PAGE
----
A one-tonne satellite has fallen to Earth in a so-called "death plunge" - but no injuries have been reported.
The Gravity Field and Steady-State Ocean Circulation Explorer (GOCE) re-entered the atmosphere between late on Sunday evening.
ESA said the satellite fell back to Earth in a pass that extended across Siberia, the western Pacific Ocean, the eastern Indian Ocean and Antarctica.
It eventually crashed above the tip of South America - but no one was injured.
ESA said: "As expected, the satellite disintegrated in the high atmosphere and no damage to property has been reported."
It added that an estimated 25% of the satellite reached Earth's surface.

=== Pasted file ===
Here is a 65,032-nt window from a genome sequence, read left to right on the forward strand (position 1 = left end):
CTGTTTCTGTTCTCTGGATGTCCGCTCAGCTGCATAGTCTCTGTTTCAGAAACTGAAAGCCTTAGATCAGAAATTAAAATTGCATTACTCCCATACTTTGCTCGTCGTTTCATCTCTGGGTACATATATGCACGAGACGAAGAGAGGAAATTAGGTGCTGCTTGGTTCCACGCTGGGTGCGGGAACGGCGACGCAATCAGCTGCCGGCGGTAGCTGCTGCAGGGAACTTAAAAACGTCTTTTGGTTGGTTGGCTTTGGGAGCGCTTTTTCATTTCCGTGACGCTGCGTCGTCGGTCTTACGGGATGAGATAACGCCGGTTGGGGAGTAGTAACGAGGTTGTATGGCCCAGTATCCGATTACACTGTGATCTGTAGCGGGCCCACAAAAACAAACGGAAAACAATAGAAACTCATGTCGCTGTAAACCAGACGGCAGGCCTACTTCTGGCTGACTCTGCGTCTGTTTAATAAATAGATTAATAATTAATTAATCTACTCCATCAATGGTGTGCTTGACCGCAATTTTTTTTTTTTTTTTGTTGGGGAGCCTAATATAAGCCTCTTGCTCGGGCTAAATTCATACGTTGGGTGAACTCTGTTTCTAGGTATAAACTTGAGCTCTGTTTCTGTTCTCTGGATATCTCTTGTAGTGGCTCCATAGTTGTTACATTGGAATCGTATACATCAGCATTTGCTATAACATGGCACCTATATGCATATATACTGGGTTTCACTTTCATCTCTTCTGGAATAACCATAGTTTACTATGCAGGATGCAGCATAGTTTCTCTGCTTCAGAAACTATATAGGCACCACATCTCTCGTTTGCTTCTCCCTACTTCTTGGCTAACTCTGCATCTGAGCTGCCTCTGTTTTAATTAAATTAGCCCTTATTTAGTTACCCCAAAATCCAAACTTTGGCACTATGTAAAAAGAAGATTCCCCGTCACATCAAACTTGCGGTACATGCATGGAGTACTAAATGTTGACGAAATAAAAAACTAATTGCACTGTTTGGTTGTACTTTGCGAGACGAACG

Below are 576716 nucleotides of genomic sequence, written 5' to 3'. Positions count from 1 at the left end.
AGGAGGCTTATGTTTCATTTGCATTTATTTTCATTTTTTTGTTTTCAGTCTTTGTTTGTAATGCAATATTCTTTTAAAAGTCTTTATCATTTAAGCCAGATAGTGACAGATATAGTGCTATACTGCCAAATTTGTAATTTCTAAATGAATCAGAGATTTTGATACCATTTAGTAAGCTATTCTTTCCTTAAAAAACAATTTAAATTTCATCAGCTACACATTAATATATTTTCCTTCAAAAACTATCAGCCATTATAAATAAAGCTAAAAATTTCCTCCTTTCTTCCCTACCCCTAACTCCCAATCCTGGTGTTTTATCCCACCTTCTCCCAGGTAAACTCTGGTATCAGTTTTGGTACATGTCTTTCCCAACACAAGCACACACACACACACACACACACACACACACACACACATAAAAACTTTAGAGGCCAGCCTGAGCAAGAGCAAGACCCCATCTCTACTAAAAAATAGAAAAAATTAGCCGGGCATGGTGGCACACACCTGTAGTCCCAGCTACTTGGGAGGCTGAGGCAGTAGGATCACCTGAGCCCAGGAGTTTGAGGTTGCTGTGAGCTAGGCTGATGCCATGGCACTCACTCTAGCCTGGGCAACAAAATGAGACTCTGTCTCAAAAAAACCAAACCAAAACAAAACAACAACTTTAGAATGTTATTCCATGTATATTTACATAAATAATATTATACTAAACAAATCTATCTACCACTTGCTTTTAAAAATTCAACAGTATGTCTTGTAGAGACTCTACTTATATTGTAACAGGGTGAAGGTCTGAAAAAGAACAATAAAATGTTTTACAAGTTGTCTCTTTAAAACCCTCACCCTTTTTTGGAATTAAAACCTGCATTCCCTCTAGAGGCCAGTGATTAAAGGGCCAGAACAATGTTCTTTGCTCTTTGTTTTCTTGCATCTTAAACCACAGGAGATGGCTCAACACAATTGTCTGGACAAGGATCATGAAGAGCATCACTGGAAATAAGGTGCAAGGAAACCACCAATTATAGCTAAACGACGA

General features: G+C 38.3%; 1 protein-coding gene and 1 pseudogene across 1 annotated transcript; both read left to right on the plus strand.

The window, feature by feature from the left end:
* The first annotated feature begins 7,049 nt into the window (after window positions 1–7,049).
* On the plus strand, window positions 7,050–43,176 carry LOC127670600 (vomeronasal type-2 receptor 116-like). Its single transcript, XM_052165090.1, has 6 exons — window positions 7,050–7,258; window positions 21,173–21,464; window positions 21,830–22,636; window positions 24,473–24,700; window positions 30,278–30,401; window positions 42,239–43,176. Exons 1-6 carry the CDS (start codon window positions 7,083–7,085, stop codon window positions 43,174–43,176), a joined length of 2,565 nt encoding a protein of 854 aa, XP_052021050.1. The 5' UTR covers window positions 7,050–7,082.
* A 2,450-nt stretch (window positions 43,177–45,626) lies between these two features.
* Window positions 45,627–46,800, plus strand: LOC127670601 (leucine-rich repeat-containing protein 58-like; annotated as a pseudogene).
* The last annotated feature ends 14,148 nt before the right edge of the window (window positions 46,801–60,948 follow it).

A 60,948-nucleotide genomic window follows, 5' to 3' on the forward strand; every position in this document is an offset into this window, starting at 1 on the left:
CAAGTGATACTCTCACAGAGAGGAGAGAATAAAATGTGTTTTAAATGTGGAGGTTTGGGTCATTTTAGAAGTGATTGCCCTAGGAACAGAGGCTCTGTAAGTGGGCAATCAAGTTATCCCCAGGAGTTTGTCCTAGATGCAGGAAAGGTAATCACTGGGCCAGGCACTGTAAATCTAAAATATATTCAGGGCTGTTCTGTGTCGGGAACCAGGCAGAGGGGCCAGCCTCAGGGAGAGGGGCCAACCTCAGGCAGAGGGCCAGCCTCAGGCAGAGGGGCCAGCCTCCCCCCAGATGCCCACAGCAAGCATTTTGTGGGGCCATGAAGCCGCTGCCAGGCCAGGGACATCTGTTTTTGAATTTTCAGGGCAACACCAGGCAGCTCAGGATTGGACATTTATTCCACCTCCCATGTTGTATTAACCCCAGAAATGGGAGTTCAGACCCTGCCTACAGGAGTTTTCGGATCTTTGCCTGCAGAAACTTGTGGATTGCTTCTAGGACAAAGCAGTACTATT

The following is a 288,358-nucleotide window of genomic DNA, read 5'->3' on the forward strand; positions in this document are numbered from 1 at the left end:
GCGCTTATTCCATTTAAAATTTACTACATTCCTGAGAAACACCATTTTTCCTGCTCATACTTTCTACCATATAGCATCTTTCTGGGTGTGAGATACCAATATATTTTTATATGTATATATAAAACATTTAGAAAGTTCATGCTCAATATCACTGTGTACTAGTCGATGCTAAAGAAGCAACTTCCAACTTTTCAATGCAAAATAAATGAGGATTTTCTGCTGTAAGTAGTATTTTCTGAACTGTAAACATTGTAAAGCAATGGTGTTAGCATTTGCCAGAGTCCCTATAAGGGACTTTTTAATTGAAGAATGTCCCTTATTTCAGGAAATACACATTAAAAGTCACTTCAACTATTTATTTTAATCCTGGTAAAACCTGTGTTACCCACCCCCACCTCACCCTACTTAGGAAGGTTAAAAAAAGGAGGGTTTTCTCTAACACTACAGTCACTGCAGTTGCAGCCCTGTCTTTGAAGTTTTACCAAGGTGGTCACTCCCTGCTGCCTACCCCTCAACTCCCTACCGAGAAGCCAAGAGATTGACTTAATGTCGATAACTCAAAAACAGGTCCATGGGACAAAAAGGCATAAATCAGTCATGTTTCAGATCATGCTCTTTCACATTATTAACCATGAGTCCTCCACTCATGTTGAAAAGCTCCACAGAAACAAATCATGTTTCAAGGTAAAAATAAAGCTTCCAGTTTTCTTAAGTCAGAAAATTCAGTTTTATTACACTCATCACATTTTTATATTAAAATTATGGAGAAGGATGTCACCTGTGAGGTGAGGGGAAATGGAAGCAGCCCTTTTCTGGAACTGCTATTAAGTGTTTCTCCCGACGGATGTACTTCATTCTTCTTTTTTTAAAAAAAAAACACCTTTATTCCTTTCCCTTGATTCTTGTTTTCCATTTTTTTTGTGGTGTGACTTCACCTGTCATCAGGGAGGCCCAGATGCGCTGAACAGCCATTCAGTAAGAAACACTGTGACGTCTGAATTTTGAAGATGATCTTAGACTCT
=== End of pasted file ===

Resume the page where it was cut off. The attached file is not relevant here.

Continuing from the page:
Agencies including the Inter-Agency Space Debris Coordination Committee and ESA's Space Debris Office monitored the reentry.
"The one-tonne GOCE satellite is only a small fraction of the 100-150 tonnes of man-made space objects that reenter Earth's atmosphere annually," said Heiner Klinkrad, Head of ESA's Space Debris Office.
"In the 56 years of spaceflight, some 15 000 tonnes of man-made space objects have reentered the atmosphere without causing a single human injury to date."
GOCE was launched in 2009 to map variations in Earth's gravity and has functioned for three times as long as intended.